Two former Apple designers have written a lengthy article in Co.Design in which they accuse Apple of abandoning the design principles that made it great.
Don Norman and Bruce Tognazzini both worked at Apple in the design department, and the pair helped craft design guidelines that they felt were important for the company.
But now they feel that Apple’s products are no longer designed around the user. In their article, they say that “Apple has lost its way, driven by concern for style and appearance at the expense of understandability and usage.”
The central argument of the Co.Design article is that Apple’s software is now designed to look pretty, rather than to be intuitive and easy to use. The pair write that “Apple is reinforcing the old, discredited idea that the designer’s sole job is to make things beautiful, even at the expense of providing the right functions, aiding understandability, and ensuring ease of use.”
One example that the designers give in their article is the iPhone’s undo function. Most people don’t know that the iPhone even has an undo function, but it does. To undo an action on the iPhone, you need to shake it quite hard until a message appears asking if you want to undo something.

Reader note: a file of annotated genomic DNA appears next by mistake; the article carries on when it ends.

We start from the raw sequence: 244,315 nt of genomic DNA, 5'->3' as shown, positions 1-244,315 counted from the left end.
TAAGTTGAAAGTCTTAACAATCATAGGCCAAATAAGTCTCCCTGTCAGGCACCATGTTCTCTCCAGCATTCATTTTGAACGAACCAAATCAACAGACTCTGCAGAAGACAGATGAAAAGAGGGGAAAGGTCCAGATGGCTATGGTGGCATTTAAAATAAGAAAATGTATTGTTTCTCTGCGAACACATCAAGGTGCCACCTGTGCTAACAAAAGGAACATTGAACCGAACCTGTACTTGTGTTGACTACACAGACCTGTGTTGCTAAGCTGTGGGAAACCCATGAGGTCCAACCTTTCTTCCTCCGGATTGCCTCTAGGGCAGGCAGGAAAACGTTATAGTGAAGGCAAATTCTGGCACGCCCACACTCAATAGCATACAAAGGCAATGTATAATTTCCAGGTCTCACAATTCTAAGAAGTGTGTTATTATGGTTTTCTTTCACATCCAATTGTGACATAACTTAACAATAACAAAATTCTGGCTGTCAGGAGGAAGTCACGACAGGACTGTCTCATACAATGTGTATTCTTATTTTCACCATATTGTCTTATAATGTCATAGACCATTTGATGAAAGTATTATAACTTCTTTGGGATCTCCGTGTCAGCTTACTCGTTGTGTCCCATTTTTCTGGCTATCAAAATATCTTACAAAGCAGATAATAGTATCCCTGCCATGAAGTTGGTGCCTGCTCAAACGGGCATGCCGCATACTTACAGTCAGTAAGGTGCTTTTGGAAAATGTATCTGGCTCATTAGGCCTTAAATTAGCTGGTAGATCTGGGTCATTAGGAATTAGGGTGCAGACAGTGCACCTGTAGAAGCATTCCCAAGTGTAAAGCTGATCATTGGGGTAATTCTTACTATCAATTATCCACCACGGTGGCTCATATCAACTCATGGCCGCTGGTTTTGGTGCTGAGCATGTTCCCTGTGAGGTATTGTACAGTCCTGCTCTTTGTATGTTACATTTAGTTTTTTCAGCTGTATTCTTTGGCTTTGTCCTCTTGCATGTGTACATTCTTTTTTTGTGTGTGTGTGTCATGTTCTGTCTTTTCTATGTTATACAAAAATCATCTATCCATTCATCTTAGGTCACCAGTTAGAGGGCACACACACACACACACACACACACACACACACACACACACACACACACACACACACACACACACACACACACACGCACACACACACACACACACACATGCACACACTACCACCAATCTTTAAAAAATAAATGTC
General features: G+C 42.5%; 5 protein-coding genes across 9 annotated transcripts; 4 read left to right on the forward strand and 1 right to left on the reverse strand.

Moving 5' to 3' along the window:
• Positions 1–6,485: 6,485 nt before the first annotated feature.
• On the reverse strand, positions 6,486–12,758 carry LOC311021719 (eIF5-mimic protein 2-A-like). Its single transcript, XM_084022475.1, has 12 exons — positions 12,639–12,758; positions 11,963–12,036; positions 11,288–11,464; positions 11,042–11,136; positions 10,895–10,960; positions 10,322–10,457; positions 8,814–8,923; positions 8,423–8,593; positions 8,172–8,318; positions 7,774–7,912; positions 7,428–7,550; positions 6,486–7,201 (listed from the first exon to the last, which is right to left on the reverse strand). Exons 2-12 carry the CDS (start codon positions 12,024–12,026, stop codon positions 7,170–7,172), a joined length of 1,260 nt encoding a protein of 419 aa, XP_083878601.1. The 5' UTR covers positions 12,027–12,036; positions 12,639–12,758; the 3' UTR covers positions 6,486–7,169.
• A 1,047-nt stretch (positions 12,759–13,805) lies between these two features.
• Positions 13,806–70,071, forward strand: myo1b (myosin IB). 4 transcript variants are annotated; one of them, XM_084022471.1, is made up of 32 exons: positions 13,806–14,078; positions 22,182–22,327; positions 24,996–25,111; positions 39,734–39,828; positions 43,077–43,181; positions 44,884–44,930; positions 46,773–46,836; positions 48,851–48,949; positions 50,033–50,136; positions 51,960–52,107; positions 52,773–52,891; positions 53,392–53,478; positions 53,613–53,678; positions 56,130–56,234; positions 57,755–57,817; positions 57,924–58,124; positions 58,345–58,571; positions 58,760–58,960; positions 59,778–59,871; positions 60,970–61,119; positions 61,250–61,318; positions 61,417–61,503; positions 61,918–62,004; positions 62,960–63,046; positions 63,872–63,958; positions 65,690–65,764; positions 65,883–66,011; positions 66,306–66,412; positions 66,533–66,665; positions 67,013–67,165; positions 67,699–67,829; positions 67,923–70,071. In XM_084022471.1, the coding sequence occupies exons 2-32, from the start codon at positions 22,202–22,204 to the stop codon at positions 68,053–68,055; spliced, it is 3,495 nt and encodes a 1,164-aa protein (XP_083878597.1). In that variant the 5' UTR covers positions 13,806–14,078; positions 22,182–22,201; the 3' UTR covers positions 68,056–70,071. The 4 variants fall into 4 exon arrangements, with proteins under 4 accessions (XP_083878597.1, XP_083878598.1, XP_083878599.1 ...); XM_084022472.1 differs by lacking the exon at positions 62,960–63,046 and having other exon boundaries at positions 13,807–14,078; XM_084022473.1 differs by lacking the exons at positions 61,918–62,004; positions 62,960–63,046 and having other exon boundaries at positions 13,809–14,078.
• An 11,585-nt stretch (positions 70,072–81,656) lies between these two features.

Here’s another criticism that the duo make:
Apple products deliberately hide complexity by obscuring or even removing important controls. As we often like to point out, the ultimate in simplicity is a one-button controller: very simple, but because it has only a single button, its power is very limited unless the system has modes.
It’s important to take what the pair say with a pinch of salt. They’re former Apple employees who may have an axe to grind over their departure. And they’re also authors and design consultants, so publicly criticising Apple is a good move for them.
It’s certainly true, however, that Apple has rewritten the rules when it comes to design. It launched the iPhone with a design that often mimicked real-world objects. The original Find My Friends app, for example, was developed to look like it was made with leather:
But Apple has set about updating its design to be more modern. Jony Ive was promoted in 2012 to a position that oversaw the design of Apple’s software, as well as its hardware. That meant that the tacky skeuomorphism was gone, and replaced with colourful designs.
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